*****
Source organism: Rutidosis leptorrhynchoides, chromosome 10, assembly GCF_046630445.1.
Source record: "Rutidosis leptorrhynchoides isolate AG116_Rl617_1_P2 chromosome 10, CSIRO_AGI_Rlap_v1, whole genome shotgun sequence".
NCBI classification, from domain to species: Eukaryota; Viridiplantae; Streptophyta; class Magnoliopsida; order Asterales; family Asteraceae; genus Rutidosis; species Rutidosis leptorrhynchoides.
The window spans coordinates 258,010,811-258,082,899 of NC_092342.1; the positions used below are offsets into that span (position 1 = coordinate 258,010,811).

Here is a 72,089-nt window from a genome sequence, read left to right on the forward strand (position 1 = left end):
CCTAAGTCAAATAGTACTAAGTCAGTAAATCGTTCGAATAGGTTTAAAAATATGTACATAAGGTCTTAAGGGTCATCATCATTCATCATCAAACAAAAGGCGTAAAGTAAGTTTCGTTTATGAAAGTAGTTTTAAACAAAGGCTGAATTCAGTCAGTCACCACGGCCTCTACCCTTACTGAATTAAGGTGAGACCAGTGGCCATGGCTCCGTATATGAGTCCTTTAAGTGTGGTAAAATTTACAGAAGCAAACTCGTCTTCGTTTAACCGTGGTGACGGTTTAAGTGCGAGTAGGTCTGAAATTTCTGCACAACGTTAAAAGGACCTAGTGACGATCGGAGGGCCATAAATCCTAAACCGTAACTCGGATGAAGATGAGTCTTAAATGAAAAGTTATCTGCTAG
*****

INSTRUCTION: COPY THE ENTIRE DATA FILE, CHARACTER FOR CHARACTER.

Source organism: Rutidosis leptorrhynchoides, chromosome 10, assembly GCF_046630445.1.
Source record: "Rutidosis leptorrhynchoides isolate AG116_Rl617_1_P2 chromosome 10, CSIRO_AGI_Rlap_v1, whole genome shotgun sequence".
NCBI classification, from domain to species: Eukaryota; Viridiplantae; Streptophyta; class Magnoliopsida; order Asterales; family Asteraceae; genus Rutidosis; species Rutidosis leptorrhynchoides.
The window spans coordinates 258,010,811-258,082,899 of NC_092342.1; the positions used below are offsets into that span (position 1 = coordinate 258,010,811).

Here is a 72,089-nt window from a genome sequence, read left to right on the forward strand (position 1 = left end):
CCTAAGTCAAATAGTACTAAGTCAGTAAATCGTTCGAATAGGTTTAAAAATATGTACATAAGGTCTTAAGGGTCATCATCATTCATCATCAAACAAAAGGCGTAAAGTAAGTTTCGTTTATGAAAGTAGTTTTAAACAAAGGCTGAATTCAGTCAGTCACCACGGCCTCTACCCTTACTGAATTAAGGTGAGACCAGTGGCCATGGCTCCGTATATGAGTCCTTTAAGTGTGGTAAAATTTACAGAAGCAAACTCGTCTTCGTTTAACCGTGGTGACGGTTTAAGTGCGAGTAGGTCTGAAATTTCTGCACAACGTTAAAAGGACCTAGTGACGATCGGAGGGCCATAAATCCTAAACCGTAACTCGGATGAAGATGAGTCTTAAATGAAAAGTTATCTGCTAG